Axworthy makes surprise announcement at Holocaust Symposium


By Rebeca Kuropatwa (Courtesy Jewish Post and News)

Dr. Lloyd Axworthy, University of Winnipeg (U of W) president and vice-chancellor, announced at the May 16, 11th annual Holocaust Symposium that the U of W partnering with the Holocaust Education Centre (HEC) will be bringing in Father Patrick Desbois for next year's 12th annual symposium and bestowing on him an honorary doctorate degree.

Grandson to a WWII French prisoner held in the Rawa Ruska camp on the Poland-Ukraine border, Desbois has devoted his life to confronting antisemitism. He began his research in 2002, on the story of Jewish, Roma, and other victims murdered in Eastern Europe during WWII by the Nazi mobile killing units, known as the Einsatzgruppen.

In 2004, Desbois co-founded Yahad - In Unum (meaning "together" in Hebrew and Latin), an organization that supports dialogue between Jewish and Catholic authorities.

His extraordinary work to preserve the memory of Ukraine's former Jewish community and to advance understanding of the crimes committed there during the Holocaust has received international attention and given voice to those that were lost during this dark time in history.

At this year's symposium, Axworthy said, "It's part of the responsibility of a university to have open discussion, dialogue, and share experiences regarding the pains of others to work on an antidote to all kinds of discrimination, bigotry, and antisemitism."

He urged students to, "Speak out when you witness an injustice - whether it's a bully in a schoolyard, the defacing of a synagogue, a racial slur, or simple indifference...Put your voice and your actions to work...Fight against restrictions, discrimination, and exclusion."

Quoting Hannah Arendt, Axworthy added, "'When we are in dialogue, we are most human.' That's why we're here today - to listen, to talk, and to take action."

The symposium took place at the U of W Duckworth Centre on May 16.

From 9:30-11:45 a.m., opening remarks were made by Belle Millo, HEC chair, and Axworthy. Keynote speaker introductions were made by Roberta Malam, symposium coordinator, followed by speaker, Max Eisen, addressing some-2000 students assembled from across Manitoba (followed by Q-&-A and a candle lighting ceremony by March of the Living participants).

"Fifty-five million people died in World War II, six million of whom were Jewish men, women, and children," said Millo, Chair of the Freeman Family Foundation Holocaust Education Centre (HEC) of the Jewish Heritage Centre of Western Canada (JHCWC).

Describing the Shoah as something with "a history of hate over 2000 years in the making," Millo asked, "What can we learn from all this?" answering, "In a word, vigilance."

Eisen shared with attendees that when he was only 15 years old, "under the Hungarians, [his] family and [he] were forcibly removed from [their] home in Czechoslovakia.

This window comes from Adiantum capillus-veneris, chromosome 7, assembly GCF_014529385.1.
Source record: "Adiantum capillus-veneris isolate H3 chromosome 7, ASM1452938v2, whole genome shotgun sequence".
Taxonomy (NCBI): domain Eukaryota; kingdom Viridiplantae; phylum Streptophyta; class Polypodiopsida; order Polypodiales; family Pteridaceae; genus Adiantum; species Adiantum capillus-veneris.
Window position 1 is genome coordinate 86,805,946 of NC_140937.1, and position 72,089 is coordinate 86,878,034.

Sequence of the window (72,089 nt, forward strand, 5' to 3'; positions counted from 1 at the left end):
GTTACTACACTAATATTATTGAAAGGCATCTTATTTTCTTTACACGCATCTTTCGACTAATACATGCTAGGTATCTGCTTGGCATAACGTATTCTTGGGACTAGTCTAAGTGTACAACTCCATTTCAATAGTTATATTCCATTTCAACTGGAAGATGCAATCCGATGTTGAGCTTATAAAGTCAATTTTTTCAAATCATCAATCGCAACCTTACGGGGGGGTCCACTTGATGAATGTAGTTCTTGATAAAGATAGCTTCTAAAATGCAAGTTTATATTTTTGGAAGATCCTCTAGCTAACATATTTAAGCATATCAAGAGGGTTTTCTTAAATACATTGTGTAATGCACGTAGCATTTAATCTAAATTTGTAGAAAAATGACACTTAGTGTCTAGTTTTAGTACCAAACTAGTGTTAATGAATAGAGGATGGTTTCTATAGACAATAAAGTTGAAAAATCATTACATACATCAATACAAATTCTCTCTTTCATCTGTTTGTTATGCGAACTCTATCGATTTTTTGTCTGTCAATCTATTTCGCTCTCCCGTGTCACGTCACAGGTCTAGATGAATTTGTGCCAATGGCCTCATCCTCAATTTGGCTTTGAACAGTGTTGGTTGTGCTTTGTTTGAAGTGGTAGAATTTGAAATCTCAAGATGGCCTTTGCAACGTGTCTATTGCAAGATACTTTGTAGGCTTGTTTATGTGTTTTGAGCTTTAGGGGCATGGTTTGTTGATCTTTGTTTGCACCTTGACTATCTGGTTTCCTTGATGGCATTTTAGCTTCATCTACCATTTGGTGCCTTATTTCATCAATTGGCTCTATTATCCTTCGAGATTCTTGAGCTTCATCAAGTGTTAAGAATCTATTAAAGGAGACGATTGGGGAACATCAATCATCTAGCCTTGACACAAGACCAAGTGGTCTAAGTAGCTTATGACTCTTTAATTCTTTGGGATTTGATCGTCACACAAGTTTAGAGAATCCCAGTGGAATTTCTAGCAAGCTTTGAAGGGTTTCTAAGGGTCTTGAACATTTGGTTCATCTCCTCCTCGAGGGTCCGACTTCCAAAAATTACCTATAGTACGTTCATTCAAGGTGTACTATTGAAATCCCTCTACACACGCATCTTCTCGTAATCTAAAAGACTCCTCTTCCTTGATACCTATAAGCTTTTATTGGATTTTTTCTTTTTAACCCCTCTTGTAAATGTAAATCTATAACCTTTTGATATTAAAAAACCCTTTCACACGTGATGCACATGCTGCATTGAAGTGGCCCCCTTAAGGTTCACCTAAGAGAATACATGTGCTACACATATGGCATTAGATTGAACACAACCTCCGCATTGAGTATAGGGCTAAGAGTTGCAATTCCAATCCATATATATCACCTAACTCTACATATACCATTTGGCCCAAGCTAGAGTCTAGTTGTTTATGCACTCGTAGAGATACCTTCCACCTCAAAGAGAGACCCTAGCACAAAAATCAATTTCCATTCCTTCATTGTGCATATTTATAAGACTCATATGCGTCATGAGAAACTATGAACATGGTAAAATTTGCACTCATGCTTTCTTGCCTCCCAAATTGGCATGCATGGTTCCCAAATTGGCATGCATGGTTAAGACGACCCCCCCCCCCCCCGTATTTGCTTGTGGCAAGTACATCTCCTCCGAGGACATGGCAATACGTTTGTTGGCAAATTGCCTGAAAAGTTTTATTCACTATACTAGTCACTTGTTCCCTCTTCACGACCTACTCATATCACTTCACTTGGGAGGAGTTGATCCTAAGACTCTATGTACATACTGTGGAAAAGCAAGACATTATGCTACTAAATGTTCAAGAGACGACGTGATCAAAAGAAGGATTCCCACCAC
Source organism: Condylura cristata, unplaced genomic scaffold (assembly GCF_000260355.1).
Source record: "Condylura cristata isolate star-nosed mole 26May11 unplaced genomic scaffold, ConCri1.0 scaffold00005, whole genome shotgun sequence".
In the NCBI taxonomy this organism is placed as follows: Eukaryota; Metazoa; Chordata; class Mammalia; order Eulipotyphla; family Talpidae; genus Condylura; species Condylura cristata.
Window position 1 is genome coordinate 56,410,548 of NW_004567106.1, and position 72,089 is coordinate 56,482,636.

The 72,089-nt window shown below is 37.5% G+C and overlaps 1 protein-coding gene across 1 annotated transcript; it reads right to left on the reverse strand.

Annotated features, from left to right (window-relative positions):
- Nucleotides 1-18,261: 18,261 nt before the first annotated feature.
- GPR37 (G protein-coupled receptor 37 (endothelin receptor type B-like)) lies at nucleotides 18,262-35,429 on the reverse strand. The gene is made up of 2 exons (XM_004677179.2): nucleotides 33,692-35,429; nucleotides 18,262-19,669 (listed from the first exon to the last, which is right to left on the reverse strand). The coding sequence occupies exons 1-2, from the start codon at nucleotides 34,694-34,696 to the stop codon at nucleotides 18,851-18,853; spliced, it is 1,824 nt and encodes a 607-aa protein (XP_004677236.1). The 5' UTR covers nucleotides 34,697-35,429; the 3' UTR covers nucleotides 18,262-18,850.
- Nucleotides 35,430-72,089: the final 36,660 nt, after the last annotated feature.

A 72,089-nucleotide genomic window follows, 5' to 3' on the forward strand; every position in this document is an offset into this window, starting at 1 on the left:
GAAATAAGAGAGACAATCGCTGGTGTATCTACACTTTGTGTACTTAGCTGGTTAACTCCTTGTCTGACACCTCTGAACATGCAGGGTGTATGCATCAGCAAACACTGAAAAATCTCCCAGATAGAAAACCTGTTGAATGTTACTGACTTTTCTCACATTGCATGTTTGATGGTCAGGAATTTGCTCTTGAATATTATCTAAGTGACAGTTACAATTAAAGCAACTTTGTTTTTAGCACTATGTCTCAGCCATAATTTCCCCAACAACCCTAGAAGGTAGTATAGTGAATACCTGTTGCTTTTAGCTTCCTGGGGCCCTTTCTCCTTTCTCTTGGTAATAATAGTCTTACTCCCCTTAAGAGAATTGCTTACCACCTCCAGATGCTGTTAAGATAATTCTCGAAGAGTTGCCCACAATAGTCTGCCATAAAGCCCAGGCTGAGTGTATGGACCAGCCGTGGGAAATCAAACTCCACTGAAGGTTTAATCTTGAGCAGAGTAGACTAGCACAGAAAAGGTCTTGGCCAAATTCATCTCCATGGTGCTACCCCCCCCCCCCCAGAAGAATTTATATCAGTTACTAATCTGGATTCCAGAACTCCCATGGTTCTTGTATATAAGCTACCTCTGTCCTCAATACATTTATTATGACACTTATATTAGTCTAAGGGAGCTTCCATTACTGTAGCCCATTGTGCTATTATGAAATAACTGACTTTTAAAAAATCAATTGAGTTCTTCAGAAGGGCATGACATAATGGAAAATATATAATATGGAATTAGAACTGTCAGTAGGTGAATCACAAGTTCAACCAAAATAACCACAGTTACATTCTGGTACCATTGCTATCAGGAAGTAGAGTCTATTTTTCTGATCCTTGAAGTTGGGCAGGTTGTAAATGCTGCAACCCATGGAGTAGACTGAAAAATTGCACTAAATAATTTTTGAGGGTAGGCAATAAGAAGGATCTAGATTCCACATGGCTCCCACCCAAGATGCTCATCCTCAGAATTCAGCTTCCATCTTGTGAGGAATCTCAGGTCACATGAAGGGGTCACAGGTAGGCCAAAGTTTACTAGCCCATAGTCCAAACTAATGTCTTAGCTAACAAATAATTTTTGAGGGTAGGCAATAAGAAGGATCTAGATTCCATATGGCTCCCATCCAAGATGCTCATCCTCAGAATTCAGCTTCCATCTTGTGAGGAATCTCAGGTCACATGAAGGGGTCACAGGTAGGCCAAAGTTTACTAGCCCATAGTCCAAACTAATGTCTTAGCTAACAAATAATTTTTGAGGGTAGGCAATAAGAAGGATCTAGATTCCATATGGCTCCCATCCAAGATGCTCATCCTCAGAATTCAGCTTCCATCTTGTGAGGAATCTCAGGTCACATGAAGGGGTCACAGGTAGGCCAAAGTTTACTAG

"There were no laws to protect Jews in continental Europe. We were dehumanized, dispossessed, transported, tortured, shot, and gassed.

"I will go on as long as there is a single denier saying it never happened and hate against the Jews in the world.

"Think about this - this big, beautiful country we live in - think of, God forbid, it was taken away...This freedom is not guaranteed...You are the future of this country, and each and every one of you can make a difference."

Attendee, David Cohen, said, "I'm continually impressed by the commitment of teachers and school divisions to attend and learn about the Holocaust, in particular, and discrimination, hatred, and bigotry, in general.

"Today's speaker [Eisen] made reference to [how] much of his story related to the fact that he was around 15 years old at that time. And, when I looked around, many of the students are of the same age. So if they can make the connection to themselves and try to visualize how they'd be able to deal with that type of situation, that to me is quite impactful.

"Hopefully this message of hatred will resonate and stay with them for many years to come and steer them to a path of tolerance and respect."

"We must not despair. There are many good and decent people who care and who are doing good work. Hopefully that will override those who hate and kill."

Rev Dr. James Christie, Prof. of Dialogue Theology, Director, Ridd Institute for Religion & Global Policy, added, "Max Eisen's testimony to the nightmare of the Shoah through his personal story is all the more riveting, the horror more devastating, because of his almost matter-of-fact way of offering his witness and his 'victim impact' statement.

"Two-thousand students of every colour, shape, size, and persuasion sat together in the middle of the prairies listening to a man of courage tell a story about which I knew almost nothing at their age. That alone is a giant step in the right direction."

The symposium was made possible by the support of the Grosberg Family Fund at the Jewish Foundation of Manitoba, the Ridd Institute for Religion and Global Policy of the Global College, the U of W, and the Asper Foundation.